MARCH 3 IN BARCELONA – FESTES DE SANT MEDIR
The year in Barcelona is full of traditions, many of them of religious root that have evolve into something festive and popular. This week we are celebrating one of the: the Festival of St. Medir (Saint Emeterius). It’s maybe not something celebrated generally around the city, but a very important celebration for some traditional neighborhoods. In the one where I was born, Sarrià, it was a big thing and I keep happy memories of those days when in the morning we attended the parade with the school, then in the evening we went again with my family. This is why I do think it’s something that is worth experiencing if you are here, as it’ll put you in touch with the real local life. Let me share it with you today!
These are the basics to enjoy Sant Medir in Barcelona:
Who was Sant Medir?
According to the legend, Medir was a farmer that lived in the time of the Roman emperor Dioclecian, who ordered cruel prosecutions of the Christians. In Barcelona, the bishop Sever had to run away across the Collserola mountains. On his way to the town of Egara, very close where now is the town of Sant Cugat, he crossed Medir when he was busy planting fava beans. The bishop explained him that he was being chased but that he should always tell the truth if the Romans arrived and asked Medir if he had seen the bishop. Sure enough, little after the bishop left, a patrol arrived and Medir was questioned. He answered that he had indeed seen him passing when he was planting those beans. The Romans looked at the orchard and… miracle! The bean plants had fully grown and were starting to bloom! And so the Romans thought the bishop had been there really long ago and stopped searching for him. Or maybe not? Another version of the story says the Romans felt cheated and after eventually capturing the bishop they came back for poor Medir and arrested him for being a liar, and both perished in martyrdom. Ouch!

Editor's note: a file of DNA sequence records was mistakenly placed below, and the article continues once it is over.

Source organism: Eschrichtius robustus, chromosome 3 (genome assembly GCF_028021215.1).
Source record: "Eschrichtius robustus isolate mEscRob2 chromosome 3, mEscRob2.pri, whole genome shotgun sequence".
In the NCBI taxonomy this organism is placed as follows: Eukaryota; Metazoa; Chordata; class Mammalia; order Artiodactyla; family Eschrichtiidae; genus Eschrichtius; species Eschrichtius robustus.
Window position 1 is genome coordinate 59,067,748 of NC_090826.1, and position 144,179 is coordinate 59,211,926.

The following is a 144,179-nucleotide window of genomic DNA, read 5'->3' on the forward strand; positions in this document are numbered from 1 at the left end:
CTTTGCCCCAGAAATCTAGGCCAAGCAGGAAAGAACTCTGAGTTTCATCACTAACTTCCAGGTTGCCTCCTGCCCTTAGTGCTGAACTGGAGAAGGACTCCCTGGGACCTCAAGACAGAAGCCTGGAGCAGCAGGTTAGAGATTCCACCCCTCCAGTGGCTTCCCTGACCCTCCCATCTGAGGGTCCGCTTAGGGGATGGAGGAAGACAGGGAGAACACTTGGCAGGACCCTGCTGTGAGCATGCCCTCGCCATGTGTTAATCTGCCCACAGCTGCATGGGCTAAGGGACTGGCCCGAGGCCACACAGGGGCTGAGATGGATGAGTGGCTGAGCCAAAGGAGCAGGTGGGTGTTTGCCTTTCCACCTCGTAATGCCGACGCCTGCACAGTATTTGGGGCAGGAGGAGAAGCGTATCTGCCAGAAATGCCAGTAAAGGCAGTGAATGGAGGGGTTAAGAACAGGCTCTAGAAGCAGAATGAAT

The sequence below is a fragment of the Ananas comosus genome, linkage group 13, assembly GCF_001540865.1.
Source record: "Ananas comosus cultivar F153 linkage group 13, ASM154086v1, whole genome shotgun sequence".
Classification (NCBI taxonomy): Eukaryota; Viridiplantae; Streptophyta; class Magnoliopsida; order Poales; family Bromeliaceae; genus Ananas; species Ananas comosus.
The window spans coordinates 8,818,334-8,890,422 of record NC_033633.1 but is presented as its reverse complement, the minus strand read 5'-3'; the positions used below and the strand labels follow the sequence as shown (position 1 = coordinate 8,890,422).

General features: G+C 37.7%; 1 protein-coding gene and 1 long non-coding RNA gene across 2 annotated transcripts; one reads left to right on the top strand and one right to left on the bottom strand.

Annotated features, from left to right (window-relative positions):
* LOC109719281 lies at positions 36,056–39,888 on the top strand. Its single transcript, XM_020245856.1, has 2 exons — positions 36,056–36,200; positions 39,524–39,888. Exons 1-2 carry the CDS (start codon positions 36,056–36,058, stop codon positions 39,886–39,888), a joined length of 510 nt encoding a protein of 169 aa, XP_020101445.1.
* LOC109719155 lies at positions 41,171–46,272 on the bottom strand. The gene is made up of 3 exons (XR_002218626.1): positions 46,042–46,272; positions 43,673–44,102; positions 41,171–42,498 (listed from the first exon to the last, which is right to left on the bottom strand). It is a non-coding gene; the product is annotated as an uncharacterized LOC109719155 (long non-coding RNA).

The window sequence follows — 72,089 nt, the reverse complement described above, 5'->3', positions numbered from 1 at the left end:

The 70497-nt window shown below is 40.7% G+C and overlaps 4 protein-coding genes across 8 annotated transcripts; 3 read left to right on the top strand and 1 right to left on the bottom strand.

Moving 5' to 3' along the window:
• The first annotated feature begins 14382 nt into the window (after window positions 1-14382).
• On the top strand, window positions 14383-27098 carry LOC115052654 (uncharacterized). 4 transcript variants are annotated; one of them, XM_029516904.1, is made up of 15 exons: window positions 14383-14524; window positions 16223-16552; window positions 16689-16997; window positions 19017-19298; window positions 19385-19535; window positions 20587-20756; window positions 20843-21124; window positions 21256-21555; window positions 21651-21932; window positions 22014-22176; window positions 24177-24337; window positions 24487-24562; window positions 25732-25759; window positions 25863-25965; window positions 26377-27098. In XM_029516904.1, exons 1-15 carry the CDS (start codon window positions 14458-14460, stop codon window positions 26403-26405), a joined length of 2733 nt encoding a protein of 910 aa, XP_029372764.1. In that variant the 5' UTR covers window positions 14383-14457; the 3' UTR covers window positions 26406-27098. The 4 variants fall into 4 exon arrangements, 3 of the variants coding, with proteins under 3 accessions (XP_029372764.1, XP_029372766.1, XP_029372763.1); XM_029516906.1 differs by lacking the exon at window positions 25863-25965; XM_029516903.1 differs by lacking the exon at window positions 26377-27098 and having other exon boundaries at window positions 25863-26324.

The hermitage of St. Medir
St. Medir’s legend is at least based in some truth. While Barcelona faces the Mediterranean sea, its back is protected by a range of hills: the Collserola mountains. The Romans built a road crossing them to connect with Egara, then an important city nowadays called Terrassa. After descending the Collserola hills one enters a fertile valley, and the first village that the road crosses was called Castrum Octavianum – the current Sant Cugat del Vallès (funny how the latin names of the towns have changed with the centuries, uh?). In the woods of Collserola by the hiking trail that still now takes you to St. Cugat, you’ll find this Romanesque little chapel with a picturesque 2-bell belltower, mentioned in documents already in 932 as being property and responsibility of the Monastery of Sant Cugat. The building was refurbished in the 1400’s, and restored after it burned during the Spanish Civil War in 1936. Nowadays there’s a group of friends that call themselves Penya Regalessia (Licorice club), volunteer to maintain the chapel and its surrounding area.
The origins of the festival